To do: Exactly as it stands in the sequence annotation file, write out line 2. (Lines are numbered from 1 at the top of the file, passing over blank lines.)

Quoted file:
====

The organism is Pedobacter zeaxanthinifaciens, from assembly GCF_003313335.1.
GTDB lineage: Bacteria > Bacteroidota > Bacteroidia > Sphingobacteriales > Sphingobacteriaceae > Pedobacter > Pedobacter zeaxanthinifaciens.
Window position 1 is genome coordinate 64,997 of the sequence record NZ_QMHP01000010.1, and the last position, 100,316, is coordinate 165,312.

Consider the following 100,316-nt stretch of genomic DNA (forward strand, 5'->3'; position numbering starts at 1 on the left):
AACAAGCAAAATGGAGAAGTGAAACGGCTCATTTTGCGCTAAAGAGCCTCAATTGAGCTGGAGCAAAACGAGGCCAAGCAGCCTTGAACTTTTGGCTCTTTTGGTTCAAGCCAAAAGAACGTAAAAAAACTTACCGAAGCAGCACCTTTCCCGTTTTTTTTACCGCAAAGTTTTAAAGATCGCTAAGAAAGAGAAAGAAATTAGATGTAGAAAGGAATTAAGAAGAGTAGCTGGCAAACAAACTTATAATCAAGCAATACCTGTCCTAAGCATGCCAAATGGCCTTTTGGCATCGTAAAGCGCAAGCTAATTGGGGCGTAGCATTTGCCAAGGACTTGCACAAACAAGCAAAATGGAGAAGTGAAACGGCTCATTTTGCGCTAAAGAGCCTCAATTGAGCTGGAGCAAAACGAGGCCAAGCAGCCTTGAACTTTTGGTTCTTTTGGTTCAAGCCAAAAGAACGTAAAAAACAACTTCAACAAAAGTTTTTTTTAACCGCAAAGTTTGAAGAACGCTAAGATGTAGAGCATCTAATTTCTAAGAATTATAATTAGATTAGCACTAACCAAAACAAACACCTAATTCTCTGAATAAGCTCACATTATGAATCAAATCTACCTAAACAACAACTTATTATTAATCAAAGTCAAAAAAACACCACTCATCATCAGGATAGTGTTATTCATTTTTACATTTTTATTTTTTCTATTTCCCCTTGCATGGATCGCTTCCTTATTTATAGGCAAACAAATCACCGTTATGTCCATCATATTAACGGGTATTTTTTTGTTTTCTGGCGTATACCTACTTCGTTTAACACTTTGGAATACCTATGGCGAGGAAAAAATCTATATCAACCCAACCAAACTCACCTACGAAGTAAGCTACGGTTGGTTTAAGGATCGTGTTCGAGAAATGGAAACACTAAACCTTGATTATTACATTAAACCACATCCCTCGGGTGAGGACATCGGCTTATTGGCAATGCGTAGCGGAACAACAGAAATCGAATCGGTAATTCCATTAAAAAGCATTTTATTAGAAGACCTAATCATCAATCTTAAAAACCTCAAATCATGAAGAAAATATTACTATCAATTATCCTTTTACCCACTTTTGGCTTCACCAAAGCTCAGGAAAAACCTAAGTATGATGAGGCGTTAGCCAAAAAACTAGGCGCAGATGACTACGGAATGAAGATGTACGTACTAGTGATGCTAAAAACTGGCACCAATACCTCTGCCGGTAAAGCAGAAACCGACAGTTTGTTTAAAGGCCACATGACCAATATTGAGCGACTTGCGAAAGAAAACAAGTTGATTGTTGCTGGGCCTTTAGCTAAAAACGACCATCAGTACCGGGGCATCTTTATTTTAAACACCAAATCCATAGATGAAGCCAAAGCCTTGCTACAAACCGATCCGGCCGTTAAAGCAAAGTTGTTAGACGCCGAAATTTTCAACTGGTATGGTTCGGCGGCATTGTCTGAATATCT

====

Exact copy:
GTDB lineage: Bacteria > Bacteroidota > Bacteroidia > Sphingobacteriales > Sphingobacteriaceae > Pedobacter > Pedobacter zeaxanthinifaciens.